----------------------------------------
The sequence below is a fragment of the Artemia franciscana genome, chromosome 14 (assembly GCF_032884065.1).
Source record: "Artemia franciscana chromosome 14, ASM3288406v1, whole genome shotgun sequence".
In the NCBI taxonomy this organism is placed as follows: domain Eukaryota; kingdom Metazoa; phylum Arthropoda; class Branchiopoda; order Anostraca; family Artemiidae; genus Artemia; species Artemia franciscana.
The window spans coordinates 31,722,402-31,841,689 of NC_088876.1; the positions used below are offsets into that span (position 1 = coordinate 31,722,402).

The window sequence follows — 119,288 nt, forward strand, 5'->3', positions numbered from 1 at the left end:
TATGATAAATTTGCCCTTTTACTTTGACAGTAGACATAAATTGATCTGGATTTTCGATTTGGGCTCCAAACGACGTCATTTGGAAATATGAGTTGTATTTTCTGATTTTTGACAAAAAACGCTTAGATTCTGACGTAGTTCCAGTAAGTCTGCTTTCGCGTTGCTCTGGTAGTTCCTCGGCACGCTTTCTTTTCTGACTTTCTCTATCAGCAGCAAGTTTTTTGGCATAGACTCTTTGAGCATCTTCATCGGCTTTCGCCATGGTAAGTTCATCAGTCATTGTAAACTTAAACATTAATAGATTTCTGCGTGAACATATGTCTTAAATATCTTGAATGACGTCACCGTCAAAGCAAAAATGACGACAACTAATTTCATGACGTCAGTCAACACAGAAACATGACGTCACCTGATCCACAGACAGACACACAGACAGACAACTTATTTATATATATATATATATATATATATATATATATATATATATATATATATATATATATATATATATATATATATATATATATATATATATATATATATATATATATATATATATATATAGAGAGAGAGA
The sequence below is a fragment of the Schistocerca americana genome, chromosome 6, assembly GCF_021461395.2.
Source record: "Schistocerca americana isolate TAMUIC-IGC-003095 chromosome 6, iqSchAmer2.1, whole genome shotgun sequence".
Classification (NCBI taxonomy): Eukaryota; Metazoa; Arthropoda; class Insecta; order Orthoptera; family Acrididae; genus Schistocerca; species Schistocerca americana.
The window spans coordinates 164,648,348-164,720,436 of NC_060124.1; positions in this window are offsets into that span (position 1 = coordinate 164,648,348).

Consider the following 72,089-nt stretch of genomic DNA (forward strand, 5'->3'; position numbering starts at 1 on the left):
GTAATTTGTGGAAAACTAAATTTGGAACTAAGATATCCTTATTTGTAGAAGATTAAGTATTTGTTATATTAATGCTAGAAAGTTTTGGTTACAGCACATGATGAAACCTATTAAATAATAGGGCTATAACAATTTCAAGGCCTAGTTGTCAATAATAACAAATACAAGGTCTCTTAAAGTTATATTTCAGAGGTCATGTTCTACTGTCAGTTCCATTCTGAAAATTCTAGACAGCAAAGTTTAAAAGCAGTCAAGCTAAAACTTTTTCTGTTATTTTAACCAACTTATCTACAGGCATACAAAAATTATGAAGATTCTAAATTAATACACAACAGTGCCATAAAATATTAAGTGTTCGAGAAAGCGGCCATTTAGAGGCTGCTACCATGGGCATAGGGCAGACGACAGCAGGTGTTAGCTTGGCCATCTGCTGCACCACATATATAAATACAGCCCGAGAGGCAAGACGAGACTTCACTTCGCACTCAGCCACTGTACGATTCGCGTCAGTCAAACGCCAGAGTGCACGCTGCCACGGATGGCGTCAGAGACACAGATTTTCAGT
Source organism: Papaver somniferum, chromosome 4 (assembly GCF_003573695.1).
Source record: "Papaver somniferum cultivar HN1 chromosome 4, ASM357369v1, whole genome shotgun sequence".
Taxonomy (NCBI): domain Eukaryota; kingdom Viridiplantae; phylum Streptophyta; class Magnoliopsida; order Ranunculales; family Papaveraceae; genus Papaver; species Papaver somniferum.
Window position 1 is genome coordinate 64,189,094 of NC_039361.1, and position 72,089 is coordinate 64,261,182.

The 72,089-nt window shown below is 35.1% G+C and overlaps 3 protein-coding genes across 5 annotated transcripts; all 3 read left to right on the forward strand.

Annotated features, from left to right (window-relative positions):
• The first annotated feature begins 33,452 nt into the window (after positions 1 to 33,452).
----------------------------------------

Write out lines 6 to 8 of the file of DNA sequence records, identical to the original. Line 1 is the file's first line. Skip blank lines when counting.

TATGATAAATTTGCCCTTTTACTTTGACAGTAGACATAAATTGATCTGGATTTTCGATTTGGGCTCCAAACGACGTCATTTGGAAATATGAGTTGTATTTTCTGATTTTTGACAAAAAACGCTTAGATTCTGACGTAGTTCCAGTAAGTCTGCTTTCGCGTTGCTCTGGTAGTTCCTCGGCACGCTTTCTTTTCTGACTTTCTCTATCAGCAGCAAGTTTTTTGGCATAGACTCTTTGAGCATCTTCATCGGCTTTCGCCATGGTAAGTTCATCAGTCATTGTAAACTTAAACATTAATAGATTTCTGCGTGAACATATGTCTTAAATATCTTGAATGACGTCACCGTCAAAGCAAAAATGACGACAACTAATTTCATGACGTCAGTCAACACAGAAACATGACGTCACCTGATCCACAGACAGACACACAGACAGACAACTTATTTATATATATATATATATATATATATATATATATATATATATATATATATATATATATATATATATATATATATATATATATATATATATATATATATATATATATATATATATATATAGAGAGAGAGA
The sequence below is a fragment of the Schistocerca americana genome, chromosome 6, assembly GCF_021461395.2.
Source record: "Schistocerca americana isolate TAMUIC-IGC-003095 chromosome 6, iqSchAmer2.1, whole genome shotgun sequence".